Even absent these errors (and there are many more), “Baseball” is an odd hodgepodge of a book, filled with awkward non-sequiturs (Jessica Lynch makes a cameo in a discussion of Abner Doubleday) and bizarre claims. Shortly after writing that “[n]o American has ever carried the weight of racial progress, plus his own career, as publicly as Jackie Robinson did,” Vecsey posits that “[t]he only possible way to explain” a three-and-a-half decade stretch of N.L. dominance in the All-Star Game is that “the National League was Jackie Robinson’s league.” Say what? Even Robinson’s most fervent partisans wouldn’t claim the relative talent level of the All-Stars in baseball’s two leagues was still affected by Robinson more than a decade after his death.

Just as disappointing for readers looking for an actual overview of the sport is the fact that Vecsey seems to have stopped enjoying baseball sometime between the end of World War II and the beginning of Vietnam. Stan Musial, who retired in 1963, and Enos Slaughter, who played his last game in 1959, are invoked repeatedly. More recent superstars, from Johnny Bench and Mike Schmidt to Greg Maddux and Manny Ramirez, don’t even garner a single mention. Of the ten most recent Hall of Fame inductees, only two get any recognition: Paul Molitor is used as an illustration of how the designated hitter rule kept “older, slower stars” in the game and Dave Winfield serves as an example of George Steinbrenner’s free-spending ways. When Vecsey does make reference to more recent events, he sounds a bit like Montgomery Burns, the aged misanthrope from “The Simpsons.” Today’s broadcasters are labeled “Silly Boys” (twice, in fact), and “commercial-laden ‘message boards'” rarely “bother to give [out-of-town] scores.” Baseball even had “better nicknames back” in the days of “Babe” Ruth (whose actual nickname was the Sultan of Swat). Call me a philistine, but I think Donnie Baseball, the Rocket, and the Big Hurt all sound pretty cool.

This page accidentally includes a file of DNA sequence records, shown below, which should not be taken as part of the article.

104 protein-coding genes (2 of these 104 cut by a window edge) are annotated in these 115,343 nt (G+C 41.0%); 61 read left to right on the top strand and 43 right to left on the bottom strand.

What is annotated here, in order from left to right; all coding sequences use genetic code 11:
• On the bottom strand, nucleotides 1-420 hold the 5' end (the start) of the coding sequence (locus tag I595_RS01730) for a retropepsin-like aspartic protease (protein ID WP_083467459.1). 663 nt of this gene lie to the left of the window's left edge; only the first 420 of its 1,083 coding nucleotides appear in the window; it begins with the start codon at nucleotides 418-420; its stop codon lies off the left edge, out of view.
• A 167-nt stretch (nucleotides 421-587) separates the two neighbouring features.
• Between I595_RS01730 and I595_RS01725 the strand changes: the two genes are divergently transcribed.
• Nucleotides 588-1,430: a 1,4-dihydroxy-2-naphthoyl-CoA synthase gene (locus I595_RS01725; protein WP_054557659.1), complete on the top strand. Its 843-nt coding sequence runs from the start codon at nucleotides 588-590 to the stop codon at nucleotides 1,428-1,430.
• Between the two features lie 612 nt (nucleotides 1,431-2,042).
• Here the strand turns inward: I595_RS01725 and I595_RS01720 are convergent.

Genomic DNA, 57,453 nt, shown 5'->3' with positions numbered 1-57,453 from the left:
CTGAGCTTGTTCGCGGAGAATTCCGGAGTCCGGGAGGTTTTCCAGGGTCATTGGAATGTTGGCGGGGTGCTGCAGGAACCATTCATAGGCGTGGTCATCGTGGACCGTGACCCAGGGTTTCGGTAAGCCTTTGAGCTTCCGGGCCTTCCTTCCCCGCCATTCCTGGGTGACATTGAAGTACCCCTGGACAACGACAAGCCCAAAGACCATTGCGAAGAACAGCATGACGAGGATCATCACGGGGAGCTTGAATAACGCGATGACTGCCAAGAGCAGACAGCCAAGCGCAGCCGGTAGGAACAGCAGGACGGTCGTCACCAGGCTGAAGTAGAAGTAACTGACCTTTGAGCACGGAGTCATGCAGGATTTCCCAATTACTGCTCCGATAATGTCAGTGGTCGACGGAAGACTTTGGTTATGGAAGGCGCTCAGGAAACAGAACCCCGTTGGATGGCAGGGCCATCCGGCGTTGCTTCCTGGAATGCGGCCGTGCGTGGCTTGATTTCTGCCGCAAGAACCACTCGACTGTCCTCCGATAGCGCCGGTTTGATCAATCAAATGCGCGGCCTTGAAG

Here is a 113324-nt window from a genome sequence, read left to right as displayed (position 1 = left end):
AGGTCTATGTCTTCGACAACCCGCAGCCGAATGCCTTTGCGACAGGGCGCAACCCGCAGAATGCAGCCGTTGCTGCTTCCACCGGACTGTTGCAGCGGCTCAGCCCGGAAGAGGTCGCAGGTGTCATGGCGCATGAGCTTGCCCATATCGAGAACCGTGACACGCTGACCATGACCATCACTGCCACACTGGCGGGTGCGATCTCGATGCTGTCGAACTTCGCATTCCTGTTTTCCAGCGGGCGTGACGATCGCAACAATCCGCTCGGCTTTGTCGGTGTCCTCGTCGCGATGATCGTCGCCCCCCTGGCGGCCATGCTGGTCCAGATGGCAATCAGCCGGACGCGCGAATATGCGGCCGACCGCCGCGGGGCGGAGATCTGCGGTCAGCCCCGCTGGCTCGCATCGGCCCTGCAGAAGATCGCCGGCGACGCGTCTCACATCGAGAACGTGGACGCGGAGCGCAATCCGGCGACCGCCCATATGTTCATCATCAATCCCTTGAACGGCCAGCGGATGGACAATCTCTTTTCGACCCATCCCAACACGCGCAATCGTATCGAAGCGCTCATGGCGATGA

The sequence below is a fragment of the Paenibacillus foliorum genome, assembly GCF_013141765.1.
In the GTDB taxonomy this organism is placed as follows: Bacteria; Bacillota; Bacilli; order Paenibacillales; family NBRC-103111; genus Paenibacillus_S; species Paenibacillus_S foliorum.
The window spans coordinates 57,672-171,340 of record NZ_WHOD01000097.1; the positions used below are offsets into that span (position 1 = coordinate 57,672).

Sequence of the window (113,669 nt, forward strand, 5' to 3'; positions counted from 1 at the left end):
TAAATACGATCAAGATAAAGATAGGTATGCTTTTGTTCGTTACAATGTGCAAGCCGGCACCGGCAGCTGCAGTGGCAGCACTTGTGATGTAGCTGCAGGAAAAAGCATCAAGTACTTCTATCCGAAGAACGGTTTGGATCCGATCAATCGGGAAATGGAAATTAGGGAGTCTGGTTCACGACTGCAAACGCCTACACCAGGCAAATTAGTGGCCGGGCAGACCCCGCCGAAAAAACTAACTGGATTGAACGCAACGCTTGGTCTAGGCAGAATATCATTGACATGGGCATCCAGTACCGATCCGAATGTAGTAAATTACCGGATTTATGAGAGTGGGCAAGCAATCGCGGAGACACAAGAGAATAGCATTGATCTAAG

The best baseball books use the game’s romanticized, storied past as a lens through which to understand its present and look ahead to its future. “Baseball” uses that past as a vehicle for alternately ignoring and griping about the present. That’s both annoying and perplexing: last year*, a record 75 million tickets were sold for major league games, and the per-game average attendance of just over 31,000 set a new record as well. Presumably it’s just these folks—fans willing to spend upwards of $200 for the privilege of watching athletes with bad nicknames play in front of commercial-laden message boards—who make up the book’s natural audience. They’d have more fun spending that $20 on a couple of overpriced ballpark hotdogs.

* The “last year” being referred to here is the 2005 season. So don’t go sending me letters about how those attendance figures are wrong.

Post Categories: Baseball & Book reviews & George Vecsey

The Mike Timlin Files: Told you so

March 21st, 2007 → 11:17 am @

I hate to be the guy who I-told-you-so’s people to death, but with the official announcement that Mike Timlin is going to start the season on the DL, well…I told you so. I didn’t like the Timlin re-signing when it happened; I thought Timlin amply demonstrated his fall-off-the-cliffness during the waning months of last season. True, his salary is relatively insignificant (although I’d love to pull in that kind of insignificant salary), especially when it’s compared to what other relievers are getting. But during those times when he’s not on the DL, he’ll be taking up a much-needed roster spot.